What is social exclusion?

Understanding and measuring poverty and disadvantage has moved beyond a person's income and assets, such as owning their home.

It now includes other essentials for their participation in society, such as access to education, health services and transport, and non-material aspects such as stigma and denial of rights.

The concept of social exclusion captures the many overlapping factors that may exclude a person from society, rather than income alone.

Why is social exclusion important?

The social exclusion monitor shows that there are many causes of social disadvantage. Tackling them by integrating government services and applying broader social policies will not only improve people's lives but also increase Australia's prosperity by bringing people into the workforce and expanding our economic capacity.

A way to measure social exclusion

The Brotherhood of St Laurence began collaborating with the Melbourne Institute of Applied Economic and Social Research (MIAESR) in 2008 to develop a new way to measure social exclusion.

Our measure combines results collected about an individual's circumstances based on 30 different components of disadvantage, called indicators. For example, a person may have a low income, poor health and little formal education, which all compound to restrict their participation in society.

Social inclusion

The flipside of social exclusion is 'social inclusion'. Social inclusion is about everyone being able to participate fully in social and economic life - by getting a good education, receiving an adequate income, having a job and being closely connected to family, friends and the community.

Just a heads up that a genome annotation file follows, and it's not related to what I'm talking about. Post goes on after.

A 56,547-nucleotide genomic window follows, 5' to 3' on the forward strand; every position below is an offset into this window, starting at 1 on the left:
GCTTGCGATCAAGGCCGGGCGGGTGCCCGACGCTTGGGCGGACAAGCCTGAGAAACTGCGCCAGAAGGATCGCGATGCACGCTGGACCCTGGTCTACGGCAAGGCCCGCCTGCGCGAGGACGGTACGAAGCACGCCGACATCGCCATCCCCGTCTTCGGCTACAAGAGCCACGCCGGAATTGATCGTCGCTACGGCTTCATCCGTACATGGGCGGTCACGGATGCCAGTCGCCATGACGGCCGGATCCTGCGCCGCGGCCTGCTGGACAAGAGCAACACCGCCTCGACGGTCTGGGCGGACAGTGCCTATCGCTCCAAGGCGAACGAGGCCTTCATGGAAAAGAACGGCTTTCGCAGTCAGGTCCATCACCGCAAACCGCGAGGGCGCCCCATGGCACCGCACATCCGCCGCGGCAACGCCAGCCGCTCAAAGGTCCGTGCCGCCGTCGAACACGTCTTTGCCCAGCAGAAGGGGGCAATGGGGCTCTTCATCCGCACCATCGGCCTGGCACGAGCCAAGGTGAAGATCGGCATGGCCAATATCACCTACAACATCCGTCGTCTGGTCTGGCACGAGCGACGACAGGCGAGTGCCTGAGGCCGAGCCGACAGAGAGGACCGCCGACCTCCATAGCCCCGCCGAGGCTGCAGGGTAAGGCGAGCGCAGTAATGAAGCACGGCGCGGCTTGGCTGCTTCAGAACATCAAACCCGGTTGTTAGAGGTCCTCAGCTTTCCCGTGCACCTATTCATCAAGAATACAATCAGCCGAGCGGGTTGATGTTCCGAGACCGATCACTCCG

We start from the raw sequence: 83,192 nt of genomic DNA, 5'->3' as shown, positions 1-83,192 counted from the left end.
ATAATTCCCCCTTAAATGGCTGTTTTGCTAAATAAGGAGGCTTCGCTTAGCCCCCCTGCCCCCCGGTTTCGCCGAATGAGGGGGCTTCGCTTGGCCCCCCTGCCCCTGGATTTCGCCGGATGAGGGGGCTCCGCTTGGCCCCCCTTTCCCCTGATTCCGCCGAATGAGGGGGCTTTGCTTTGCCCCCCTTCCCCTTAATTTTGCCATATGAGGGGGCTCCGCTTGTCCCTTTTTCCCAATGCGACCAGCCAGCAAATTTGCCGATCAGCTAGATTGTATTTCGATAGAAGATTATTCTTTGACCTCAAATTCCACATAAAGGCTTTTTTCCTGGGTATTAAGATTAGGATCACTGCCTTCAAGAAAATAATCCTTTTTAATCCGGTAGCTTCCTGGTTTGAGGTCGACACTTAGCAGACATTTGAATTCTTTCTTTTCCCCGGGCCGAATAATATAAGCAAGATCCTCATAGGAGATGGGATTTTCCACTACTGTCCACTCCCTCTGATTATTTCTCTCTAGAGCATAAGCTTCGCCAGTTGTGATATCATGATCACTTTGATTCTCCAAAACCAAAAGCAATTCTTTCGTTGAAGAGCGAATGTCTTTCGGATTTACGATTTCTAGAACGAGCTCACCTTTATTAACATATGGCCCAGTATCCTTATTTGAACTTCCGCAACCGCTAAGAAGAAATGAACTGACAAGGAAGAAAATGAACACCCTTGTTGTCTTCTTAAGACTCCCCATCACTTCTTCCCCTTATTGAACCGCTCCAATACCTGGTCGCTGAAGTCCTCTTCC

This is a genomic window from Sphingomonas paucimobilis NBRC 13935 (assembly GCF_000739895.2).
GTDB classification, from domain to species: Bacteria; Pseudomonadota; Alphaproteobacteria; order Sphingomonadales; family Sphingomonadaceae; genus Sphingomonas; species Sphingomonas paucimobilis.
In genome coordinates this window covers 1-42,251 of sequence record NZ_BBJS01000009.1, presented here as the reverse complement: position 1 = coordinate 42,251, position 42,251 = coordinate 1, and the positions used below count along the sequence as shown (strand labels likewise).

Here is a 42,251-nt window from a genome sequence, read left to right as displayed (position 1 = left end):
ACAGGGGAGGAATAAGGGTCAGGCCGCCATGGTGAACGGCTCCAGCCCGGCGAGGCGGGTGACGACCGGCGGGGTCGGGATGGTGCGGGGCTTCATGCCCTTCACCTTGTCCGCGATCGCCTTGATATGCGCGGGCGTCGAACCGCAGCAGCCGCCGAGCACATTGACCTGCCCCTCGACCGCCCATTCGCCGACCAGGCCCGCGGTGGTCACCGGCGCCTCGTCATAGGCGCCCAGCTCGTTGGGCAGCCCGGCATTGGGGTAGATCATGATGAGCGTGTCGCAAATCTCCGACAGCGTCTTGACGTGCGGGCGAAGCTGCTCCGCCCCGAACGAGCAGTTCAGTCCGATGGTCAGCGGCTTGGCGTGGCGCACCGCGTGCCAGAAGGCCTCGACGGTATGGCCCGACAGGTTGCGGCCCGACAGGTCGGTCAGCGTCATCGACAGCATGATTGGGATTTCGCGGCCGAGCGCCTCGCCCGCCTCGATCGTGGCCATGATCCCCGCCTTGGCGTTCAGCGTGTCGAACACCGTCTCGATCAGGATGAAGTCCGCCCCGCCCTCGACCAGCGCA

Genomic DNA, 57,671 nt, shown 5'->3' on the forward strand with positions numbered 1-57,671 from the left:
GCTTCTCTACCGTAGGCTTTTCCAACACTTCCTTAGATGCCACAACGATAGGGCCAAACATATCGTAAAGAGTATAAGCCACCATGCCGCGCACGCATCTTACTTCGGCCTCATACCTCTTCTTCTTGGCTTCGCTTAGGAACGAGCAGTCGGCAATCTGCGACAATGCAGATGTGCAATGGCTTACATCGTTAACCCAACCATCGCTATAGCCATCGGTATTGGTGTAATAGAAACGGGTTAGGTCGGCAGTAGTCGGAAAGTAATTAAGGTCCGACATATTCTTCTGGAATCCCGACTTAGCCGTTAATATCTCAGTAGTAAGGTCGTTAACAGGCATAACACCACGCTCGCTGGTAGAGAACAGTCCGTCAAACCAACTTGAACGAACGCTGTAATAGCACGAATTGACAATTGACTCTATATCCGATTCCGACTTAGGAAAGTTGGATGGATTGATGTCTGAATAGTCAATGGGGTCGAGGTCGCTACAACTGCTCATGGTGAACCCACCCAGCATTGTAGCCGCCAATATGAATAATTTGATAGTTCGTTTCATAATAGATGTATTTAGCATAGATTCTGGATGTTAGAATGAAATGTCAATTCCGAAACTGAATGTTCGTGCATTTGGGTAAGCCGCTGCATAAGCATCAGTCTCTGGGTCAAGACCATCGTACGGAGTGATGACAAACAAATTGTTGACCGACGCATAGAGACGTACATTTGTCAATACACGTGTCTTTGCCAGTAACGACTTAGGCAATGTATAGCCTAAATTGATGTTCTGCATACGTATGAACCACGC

The social exclusion monitor is the work of the Brotherhood of St Laurence and the Melbourne Institute of Applied Economic and Social Research (MIAESR). This page was updated using analysis of Wave 17 of the HILDA Survey in November 2019.

The Brotherhood of St Laurence (BSL) acknowledges and understands its obligations under the UN Convention on the Rights of the Child and recognises that all children and young people have the right to be treated with respect and care, and to be safe from all forms of abuse. BSL has a zero tolerance towards child abuse.
Read the official statement signed by the Executive Director.

The Brotherhood recognises the harm that family violence causes and that freedom from violence is a basic human right.
We will support our staff, volunteers, clients and the community if they experience violence.

Find out more about the work of the Brotherhood
Australian Aboriginal flag, a yellow circle on two horizontal black and red stripes

The Brotherhood of St Laurence acknowledges and recognises the Traditional Owners of the land upon which we live and work, and we pay our respects to their Elders both past and present.

Torres Strait Islander flag, an icon of a traditional headdress on blue, black and green stripes